This is not normal. Universal injunctions have little basis in traditional equitable practice. Their use has proliferated only in very recent years. And they hardly seem an innovation we should rush to embrace. By their nature, universal injunctions tend to force judges into making rushed, high-stakes, low-information decisions. The traditional system of lower courts issuing interlocutory relief limited to the parties at hand may require litigants and courts to tolerate interim uncertainty about a rule’s final fate and proceed more slowly until this Court speaks in a case of its own. But that system encourages multiple judges and multiple circuits to weigh in only after careful deliberation, a process that permits the airing of competing views that aids this Court’s own decision making process. The rise of nationwide injunctions may just be a sign of our impatient times. But good judicial decisions are usually tempered by older virtues.

Nor do the costs of nationwide injunctions end there. There are currently more than 1,000 active and senior district court judges, sitting across 94 judicial districts, and subject to review in 12 regional courts of appeal. Because plaintiffs generally are not bound by adverse decisions in cases to which they were not a party, there is a nearly boundless opportunity to shop for a friendly forum to secure a win nationwide. The risk of winning conflicting nationwide injunctions is real too. And the stakes are asymmetric. If a single successful challenge is enough to stay the challenged rule across the country, the government’s hope of implementing any new policy could face the long odds of a straight sweep, parlaying a 94-to-0 win in the district courts into a 12-to-0 victory in the courts of appeal. A single loss and the policy goes on ice — possibly for good, or just as possibly for some indeterminate period of time until another court jumps in to grant a stay. And all that can repeat, ad infinitum, until either one side gives up or this Court grants certiorari. What in this gamesmanship and chaos can we be proud of?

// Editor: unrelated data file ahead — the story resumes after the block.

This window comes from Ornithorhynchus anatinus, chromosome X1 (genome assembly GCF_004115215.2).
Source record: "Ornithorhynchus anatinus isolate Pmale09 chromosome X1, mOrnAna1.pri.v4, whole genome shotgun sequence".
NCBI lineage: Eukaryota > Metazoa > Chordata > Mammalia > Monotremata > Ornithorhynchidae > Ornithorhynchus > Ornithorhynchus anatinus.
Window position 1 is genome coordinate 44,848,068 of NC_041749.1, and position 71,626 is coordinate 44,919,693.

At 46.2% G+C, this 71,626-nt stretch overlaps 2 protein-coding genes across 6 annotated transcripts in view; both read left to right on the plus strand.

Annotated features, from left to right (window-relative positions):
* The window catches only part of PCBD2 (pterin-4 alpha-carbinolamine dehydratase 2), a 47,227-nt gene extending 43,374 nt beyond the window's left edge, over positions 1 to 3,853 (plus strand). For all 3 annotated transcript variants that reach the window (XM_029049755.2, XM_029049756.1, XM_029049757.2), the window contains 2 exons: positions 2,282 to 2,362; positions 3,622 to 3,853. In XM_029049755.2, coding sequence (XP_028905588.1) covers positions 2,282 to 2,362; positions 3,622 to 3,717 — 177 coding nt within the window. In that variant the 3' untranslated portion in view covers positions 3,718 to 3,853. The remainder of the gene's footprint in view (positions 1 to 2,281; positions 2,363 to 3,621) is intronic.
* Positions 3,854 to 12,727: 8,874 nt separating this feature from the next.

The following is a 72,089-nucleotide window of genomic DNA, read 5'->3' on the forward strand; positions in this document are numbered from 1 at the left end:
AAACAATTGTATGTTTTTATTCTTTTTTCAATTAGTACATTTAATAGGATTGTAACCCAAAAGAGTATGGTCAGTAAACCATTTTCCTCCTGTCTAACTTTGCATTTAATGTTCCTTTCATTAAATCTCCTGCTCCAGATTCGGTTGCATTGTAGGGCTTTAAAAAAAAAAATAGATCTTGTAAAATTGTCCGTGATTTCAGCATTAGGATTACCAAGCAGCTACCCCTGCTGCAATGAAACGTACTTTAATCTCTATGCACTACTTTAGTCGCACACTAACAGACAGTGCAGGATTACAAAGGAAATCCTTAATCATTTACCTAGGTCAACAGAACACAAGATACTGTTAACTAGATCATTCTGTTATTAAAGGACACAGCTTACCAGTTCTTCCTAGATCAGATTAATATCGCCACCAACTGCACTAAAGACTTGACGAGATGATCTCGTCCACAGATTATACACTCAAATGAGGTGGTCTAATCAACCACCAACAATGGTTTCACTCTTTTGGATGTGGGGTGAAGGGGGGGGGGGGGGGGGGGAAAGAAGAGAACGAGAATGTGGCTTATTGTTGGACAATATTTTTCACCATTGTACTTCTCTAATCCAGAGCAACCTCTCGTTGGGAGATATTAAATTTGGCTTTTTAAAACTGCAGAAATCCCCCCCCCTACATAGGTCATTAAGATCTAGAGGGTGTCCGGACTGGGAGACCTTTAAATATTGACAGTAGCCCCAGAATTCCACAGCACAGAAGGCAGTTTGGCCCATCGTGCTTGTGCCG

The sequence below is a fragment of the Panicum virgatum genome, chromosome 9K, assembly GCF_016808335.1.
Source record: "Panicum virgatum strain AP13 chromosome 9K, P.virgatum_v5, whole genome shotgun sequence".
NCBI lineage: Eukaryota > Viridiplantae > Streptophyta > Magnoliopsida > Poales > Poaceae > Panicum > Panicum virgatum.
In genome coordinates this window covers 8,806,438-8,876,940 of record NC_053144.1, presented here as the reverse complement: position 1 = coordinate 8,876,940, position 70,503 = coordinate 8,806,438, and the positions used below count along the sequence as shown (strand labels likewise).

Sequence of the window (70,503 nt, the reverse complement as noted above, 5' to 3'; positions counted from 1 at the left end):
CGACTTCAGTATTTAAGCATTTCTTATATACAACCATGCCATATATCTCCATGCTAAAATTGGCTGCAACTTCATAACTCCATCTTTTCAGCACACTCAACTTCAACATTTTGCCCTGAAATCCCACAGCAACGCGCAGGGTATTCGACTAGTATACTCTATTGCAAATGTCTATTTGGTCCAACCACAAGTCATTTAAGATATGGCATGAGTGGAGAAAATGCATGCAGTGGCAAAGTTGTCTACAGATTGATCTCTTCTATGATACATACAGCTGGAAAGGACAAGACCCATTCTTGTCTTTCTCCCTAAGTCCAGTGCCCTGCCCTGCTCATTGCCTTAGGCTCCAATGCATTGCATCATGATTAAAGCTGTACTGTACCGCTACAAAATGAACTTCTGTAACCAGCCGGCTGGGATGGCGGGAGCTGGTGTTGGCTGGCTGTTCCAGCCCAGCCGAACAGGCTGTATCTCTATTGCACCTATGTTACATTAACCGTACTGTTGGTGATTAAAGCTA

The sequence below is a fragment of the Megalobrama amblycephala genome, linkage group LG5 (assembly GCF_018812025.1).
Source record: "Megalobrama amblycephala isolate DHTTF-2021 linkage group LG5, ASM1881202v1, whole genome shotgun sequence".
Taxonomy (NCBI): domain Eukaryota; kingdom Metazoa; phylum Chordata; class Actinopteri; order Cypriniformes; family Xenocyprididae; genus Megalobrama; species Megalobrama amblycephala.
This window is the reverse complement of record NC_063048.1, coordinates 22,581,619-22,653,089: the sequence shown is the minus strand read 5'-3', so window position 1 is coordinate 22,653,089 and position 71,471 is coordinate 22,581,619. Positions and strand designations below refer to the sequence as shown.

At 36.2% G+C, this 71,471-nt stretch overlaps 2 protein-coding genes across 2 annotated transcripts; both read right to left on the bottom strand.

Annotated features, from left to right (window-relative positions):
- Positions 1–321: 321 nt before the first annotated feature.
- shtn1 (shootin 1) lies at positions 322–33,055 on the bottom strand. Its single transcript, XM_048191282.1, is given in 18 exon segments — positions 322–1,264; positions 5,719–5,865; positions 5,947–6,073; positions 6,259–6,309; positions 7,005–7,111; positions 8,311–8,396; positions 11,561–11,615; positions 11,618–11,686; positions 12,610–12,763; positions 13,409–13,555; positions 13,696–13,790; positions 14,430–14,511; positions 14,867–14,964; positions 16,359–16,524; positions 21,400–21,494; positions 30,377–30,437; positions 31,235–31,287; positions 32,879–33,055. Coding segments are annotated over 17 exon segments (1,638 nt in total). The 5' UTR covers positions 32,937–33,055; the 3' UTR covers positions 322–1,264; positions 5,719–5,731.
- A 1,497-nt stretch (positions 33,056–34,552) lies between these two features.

I concur in the Court’s decision to issue a stay. But I hope, too, that we might at an appropriate juncture take up some of the underlying equitable and constitutional questions raised by the rise of nationwide injunctions.

This is the Neil Gorsuch we were promised when his nomination was first sent to the Senate: the judge who had little tolerance for the games-playing of the administrative state and its various advocacy allies. We’ll never know what Merrick Garland might have done in a similar situation, but I am grateful that the GOP Senate held out for this nomination.


Trump Should Testify

Filed under: General — Patterico @ 7:35 am

As I noted last night, the New York Times has summarized key passages of John Bolton’s book in this way:

President Trump told his national security adviser in August that he wanted to continue freezing $391 million in security assistance to Ukraine until officials there helped with investigations into Democrats including the Bidens, according to an unpublished manuscript by the former adviser, John R. Bolton.

The partisan playbook is to yell “Fake News” and attack the reporter, but that move is already outdated, and the AP has already confirmed it (thanks to Paul Montagu for the link). So that’s Bolton’s story.

Trump denies it:

What we have here is a classic dispute of fact. A trial is a great way to resolve such disputes. Let’s get John Bolton and Donald Trump on the stand in the Senate, under oath and subject to cross-examination. It’s the only way to learn the truth.

[Cross-posted at The Jury Talks Back.]